• Revaluate payroll deductions. Before the last paycheck of the year, see if you should make any adjustments to your pre-tax benefits. Have you contributed enough to your retirement to maximize your company’s match? Also, if you are over 50, you are eligible for an additional $6,000 catch-up contribution. Have you maximized your health savings account (HSA)? If you are over 55, you are eligible for an additional $1,000 catch-up contribution.

While I’m sure many of us are ready to put 2020 behind us, there is still time to put some of these tax planning strategies in place before the end of the year. Contact an Anders advisor below to further discuss your tax planning options, or visit our COVID-19 Resource Center for more CARES Act considerations.

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October 20, 2020

How Real Estate and Construction Contractors Can Avoid Overpaying Sales and Use Tax

Whether you’re a real estate broker and independent contractor or a general or sub-contractor working in construction, sales tax for contractors can be complex and difficult to understand. There are many factors that affect taxability, and real estate and construction contractors may also be subject to exemptions based on the customer and the property’s function. In this time of uncertainty with the COVID-19 pandemic affecting many businesses, sales tax refunds can help recoup over-paid sales tax and put more money in your pocket.

Are contractors exempt from sales tax?

There are many circumstances where exemptions are allowed but understanding sales tax liability for a construction contractor can be a challenge. States generally do not consider contractors to be making taxable sales, but providing tax exempt services. Contractors are typically treated as the final users and consumers of materials and supplies they use on construction contracts and are liable for sales tax on purchases of those materials and supplies used in a contract. However, many states provide special treatment for construction contracts with exempt organizations if the purchases are related to the entities’ exempt functions and activities.

When can an exemption certificate be used?

In both Missouri and Illinois, a contractor’s purchases of tangible personal property can be exempt with a flow-through exemption, provided a contractor is contracting with an exempt organization. The contractor can obtain an exemption certificatefor purchases of tangible personal property and materials used for a specific contract for the exempt entity. In Missouri, a project exemption certificate is typically needed from the exempt entity and provided to the vendor when making such purchases. Not all states allow a flow-through exemption from exempt organizations, and each state’s rules need to be reviewed individually.

In Missouri, contractors are exempt on purchases of tangible personal property for use out-of-state on a construction contract with an entity authorized to issue an exemption certificate under that state’s law. In Illinois, tangible personal property sold to contractors who resell it as tangible personal property can be treated as a purchase for resale.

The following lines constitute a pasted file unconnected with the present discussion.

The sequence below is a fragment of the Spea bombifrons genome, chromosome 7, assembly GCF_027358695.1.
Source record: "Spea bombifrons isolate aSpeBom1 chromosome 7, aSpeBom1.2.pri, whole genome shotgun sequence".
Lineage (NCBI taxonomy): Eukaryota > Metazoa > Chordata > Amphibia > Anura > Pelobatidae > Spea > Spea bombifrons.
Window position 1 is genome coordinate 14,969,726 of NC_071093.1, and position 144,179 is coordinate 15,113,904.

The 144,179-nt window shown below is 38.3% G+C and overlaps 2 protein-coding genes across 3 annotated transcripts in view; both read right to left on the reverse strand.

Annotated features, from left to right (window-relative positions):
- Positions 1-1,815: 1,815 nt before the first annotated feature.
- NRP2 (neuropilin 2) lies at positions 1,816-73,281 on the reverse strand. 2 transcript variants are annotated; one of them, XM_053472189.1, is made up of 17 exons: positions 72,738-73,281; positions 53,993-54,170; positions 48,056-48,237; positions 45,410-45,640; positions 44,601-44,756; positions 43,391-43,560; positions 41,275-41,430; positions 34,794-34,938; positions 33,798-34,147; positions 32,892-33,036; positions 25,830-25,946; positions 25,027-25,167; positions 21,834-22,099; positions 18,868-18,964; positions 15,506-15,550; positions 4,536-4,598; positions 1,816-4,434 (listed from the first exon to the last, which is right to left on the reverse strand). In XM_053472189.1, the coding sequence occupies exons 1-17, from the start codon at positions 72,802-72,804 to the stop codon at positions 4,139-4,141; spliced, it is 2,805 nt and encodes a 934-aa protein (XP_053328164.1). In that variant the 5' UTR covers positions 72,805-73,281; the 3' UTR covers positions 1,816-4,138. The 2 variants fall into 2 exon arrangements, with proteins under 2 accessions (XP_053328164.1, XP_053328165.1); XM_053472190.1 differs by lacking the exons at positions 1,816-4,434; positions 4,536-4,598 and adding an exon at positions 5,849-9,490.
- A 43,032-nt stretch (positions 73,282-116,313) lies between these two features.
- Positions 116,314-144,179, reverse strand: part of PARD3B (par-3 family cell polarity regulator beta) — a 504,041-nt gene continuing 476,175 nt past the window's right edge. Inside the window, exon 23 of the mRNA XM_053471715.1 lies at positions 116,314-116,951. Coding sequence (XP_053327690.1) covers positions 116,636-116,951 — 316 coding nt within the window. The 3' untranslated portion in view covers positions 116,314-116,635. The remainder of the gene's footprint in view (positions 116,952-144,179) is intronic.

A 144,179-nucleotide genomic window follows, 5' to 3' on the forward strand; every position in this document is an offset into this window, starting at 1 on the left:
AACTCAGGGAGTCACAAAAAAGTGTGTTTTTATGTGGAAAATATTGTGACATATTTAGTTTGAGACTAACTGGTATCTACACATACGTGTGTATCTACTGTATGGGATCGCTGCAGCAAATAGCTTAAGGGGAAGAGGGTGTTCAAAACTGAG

Are all contracts treated the same?

Determining the structure of the contract can also impact the taxability. A lump-sum contract will generally leave the contractor responsible for the tax on materials. Whereas, with a separated contract or a cost plus contract the sale may be deemed as part property and part sale of service which may be treated differently on the contractor’s sale to their customer.

These are just a few sales tax nuances and opportunities available to contractors. A clear answer to specific questions on a state-by-state basis will need to be determined by reviewing each state’s rules and regulations. Anders has the resources and expertise to quickly help determine opportunities for you.

A sales and use tax refund review can help find overpayments to keep more money in your business’ pocket during this tough time. Anders State and Local Tax advisors have the expertise to pursue these refunds and can do so on a contingent basis. Contact an Anders advisor below for more information on reverse audits.

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October 13, 2020

How the Presidential Election Could Impact Your Taxes

As election season comes to a head, taxpayers across the country are wondering how their families and businesses could be impacted by the results. Both candidates have proposed their own versions and iterations of the tax law if the election works in their favor. Below we discuss the main provisions that would impact individuals and businesses and the points of each proposal.

Impacts on Individuals

Below are the major tax impacts on taxpayers based on each candidate’s proposal.

Impacts on Businesses

Below are the major tax impacts on businesses based on each candidate’s proposal.

Learn more about Qualified Improvement Property, Qualified Opportunity Zones or rules for Net Operating Leases.

Anders will be keeping up with tax impacts as a result of the presidential election and COVID-19. If you have any questions about year-end planning and how the tax proposals could impact you or your business, contact an Anders advisor below.  

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September 29, 2020

Net Operating Loss Carrybacks Offer a New Cash Flow Opportunity Under the CARES Act

The CARES Act has created many tax planning opportunities for individuals and businesses alike. One of these opportunities is the ability to carry back a net operating loss (NOL) that occurred in a taxable year beginning after December 31, 2017 and before January 1, 2021.

What is a net operating loss?